A) Usually you have the murder victim, the murder(s) and the police investigating. But what about the families of those who were murdered? Their grieving, their emotions, are often seen as little more than a by-product. But when the dust has settled, it is they who have to endure that unbearable loss. Their stories are often lost in the mix.

 Q) You researched various USA police agencies, what was the most fascinating theme within the American justice theme?

A) I think it was the Californian death penalty. There are around 3,000 on death row right now, of which almost 750 are in California. All male death row prisoners are in one prison – San Quentin. But despite the death penalty still being legal in California, the state has not executed anyone since 2006. That was Clarence Ray Allen, who was also the oldest person executed there at the age of 76.

 Q) how does American justice differ to the UK systems?

A) The sheer volume of different law enforcement agencies for one. The legal procedures are also labyrinthine, and people can be behind bars for years before their cases ever reach court. One serious factor is the use of private prisons, and there have been several companies responsible for buying off judges in order to increase the local prison population.

 Q) Taxidermy, I am frightened to ask, but I must! What have you learnt in your taxidermy research? and in particular regarding human taxidermy?

A) And you’re right to be frightened…but seriously, the difficulty factor is enormous even with small creatures, let alone the larger human form. Essentially, you have to peel off the skin, remove everything that can rot, boil the bones, pad it out to create a natural form, and then pop the skin back on. Easy peasy…would you like to give it a whirl?

Tony J Forder
Authors links:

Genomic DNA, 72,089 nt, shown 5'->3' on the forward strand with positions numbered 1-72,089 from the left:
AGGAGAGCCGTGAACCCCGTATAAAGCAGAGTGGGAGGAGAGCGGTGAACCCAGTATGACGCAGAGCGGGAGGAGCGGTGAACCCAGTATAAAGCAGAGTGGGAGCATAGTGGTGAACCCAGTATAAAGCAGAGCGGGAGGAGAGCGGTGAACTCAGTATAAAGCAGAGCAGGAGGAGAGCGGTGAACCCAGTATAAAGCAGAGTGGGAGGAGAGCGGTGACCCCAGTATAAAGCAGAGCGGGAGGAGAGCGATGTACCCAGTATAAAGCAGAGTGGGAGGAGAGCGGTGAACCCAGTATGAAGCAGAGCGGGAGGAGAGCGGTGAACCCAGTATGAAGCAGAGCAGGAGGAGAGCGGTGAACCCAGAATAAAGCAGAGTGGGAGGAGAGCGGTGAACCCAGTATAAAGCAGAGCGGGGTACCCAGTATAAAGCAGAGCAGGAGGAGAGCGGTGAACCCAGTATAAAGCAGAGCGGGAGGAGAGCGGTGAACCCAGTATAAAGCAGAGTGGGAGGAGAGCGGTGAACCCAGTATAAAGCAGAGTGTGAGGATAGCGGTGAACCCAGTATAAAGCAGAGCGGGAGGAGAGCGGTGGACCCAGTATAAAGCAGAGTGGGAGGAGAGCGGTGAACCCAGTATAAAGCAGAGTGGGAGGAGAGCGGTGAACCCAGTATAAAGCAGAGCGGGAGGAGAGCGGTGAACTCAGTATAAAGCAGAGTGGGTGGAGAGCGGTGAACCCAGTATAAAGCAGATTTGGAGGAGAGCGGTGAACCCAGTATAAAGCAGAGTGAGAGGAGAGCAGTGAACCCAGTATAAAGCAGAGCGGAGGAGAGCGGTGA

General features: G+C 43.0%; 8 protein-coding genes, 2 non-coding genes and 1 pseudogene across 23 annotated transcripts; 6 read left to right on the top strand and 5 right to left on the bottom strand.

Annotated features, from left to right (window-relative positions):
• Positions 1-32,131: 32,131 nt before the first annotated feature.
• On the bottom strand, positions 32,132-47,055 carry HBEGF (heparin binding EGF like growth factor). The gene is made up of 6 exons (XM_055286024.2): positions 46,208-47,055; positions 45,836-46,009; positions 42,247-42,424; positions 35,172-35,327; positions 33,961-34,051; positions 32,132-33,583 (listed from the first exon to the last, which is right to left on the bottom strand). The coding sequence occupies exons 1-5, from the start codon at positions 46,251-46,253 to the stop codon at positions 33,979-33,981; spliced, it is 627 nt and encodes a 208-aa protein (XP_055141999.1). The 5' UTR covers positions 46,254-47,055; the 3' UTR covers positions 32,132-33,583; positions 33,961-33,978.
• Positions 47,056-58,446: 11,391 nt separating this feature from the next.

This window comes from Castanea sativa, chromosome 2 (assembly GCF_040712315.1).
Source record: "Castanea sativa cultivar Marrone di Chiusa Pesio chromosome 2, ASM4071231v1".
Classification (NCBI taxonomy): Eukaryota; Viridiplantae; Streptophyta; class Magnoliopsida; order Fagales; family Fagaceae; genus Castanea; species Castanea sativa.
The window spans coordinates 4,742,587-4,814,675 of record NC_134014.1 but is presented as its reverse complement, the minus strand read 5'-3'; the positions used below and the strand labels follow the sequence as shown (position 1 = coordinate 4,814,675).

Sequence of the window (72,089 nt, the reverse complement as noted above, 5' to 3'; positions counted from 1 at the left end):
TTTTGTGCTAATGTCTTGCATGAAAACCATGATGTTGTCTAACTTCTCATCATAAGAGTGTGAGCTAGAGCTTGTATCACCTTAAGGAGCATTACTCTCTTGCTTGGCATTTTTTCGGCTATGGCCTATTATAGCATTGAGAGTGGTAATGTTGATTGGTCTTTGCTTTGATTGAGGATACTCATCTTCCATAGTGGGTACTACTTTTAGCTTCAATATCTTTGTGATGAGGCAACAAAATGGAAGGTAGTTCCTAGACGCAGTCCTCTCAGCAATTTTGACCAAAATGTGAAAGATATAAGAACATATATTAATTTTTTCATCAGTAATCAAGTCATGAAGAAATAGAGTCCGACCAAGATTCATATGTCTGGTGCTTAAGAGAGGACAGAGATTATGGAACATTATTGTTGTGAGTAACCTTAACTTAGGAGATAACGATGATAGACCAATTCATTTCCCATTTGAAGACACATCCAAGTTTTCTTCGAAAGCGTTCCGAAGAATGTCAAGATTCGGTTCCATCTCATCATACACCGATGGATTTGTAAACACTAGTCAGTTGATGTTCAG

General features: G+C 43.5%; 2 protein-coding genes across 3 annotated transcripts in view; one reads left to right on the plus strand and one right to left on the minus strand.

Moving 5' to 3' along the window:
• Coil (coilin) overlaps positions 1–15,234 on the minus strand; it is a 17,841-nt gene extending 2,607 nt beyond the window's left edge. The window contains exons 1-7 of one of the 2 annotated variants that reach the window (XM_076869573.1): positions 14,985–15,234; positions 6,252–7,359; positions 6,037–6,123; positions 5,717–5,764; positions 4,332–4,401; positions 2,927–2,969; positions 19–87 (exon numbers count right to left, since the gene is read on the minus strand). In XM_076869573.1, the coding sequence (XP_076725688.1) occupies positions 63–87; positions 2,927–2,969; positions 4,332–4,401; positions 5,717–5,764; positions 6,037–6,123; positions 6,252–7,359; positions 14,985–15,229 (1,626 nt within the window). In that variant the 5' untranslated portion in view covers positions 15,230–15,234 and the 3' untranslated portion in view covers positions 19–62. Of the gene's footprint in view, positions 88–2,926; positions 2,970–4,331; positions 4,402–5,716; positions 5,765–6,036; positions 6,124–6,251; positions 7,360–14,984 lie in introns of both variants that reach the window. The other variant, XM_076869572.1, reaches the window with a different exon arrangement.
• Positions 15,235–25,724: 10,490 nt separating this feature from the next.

Web: https://www.tonyjforder.com/
Publisher: http://www.bloodhoundbooks.com/tony-forder/
Twitter: @TonyJForder
Amazon: https://www.amazon.co.uk/Tony-J.-Forder/e/B01N4BPT65/ref=dp_byline_cont_ebooks_1

*Huge thanks to Tony for writing  guest post and taking part in a Q&A. I look forward to your next novel and wish you every success in your writing. 🙂


#BlogTour #Review – Baby Dear by Linda Huber @LindaHuber19 @Bloodhoundbook


Baby Dear by Linda Huber

The synopsis:

Baby Dear: a gripping psychological thriller

Caro and Jeff Horne seem to have it all until they learn that Jeff is infertile. Caro married Jeff because her biggest wish was to be a mother, and he had the means to give their children a better life than she’d had. Jeff, who is besotted with Caro, is terrified he will lose her now they can’t have a baby.

Across town, Sharon is eight months pregnant and unsure if she really wants to be a mother. Soon her world will collide with Jeff’s. He wants to keep Caro happy and decides that getting a baby is the only way.

Then Caro is accidently drawn into an underworld of drugs…

Meanwhile, Jeff is increasingly desperate to find a baby – but what lengths is he prepared to go to?

Is Sharon in danger, and will Caro ever have the family she’s always dreamed of?

My review:

I originally wanted to read this due to its themes of infertility, but it is so much more than that. It deals with the complexity of those characters involved and the fragility of their mental health due to the continued frustration with being unable to conceive. The characters are not always likeable but they do take you on a journey, a journey of self-destruction that reaches breaking point!

Caro and Jeff are a married couple, who in the opening of the book, learn that Jeff’s sperm count is virtually non-existent. Caro is a difficult woman to like, driven by a selfish desire to always get her own way and having achieved those things materialistically, she will stop at nothing to ‘acquire’ a baby. Jeff is infatuated with his wife and the inability to give her what she needs most, torments him! This is one very determined young couple……….

Across town Sharon is reaching the 9th month of her pregnancy, she is apprehensive of what motherhood will bring and the changes it will make to her relationship with husband Craig. When she is befriended by Sharon, a mother herself, it eases her burdens. However, they are all unprepared for the drama that will unfold in the weeks to come, which will build to a catastrophic event that will impact, on all their lives!

This is another novel that due to its themes and characters I could see being ideal for book groups and debate amongst readers. How far would you go, to get what your heart desires the most?

Linda Huber
Authors Links:
Web: https://lindahuber.net/
Via publishers:http://www.bloodhoundbooks.com/linda-huber
Twitter: @LindaHuber19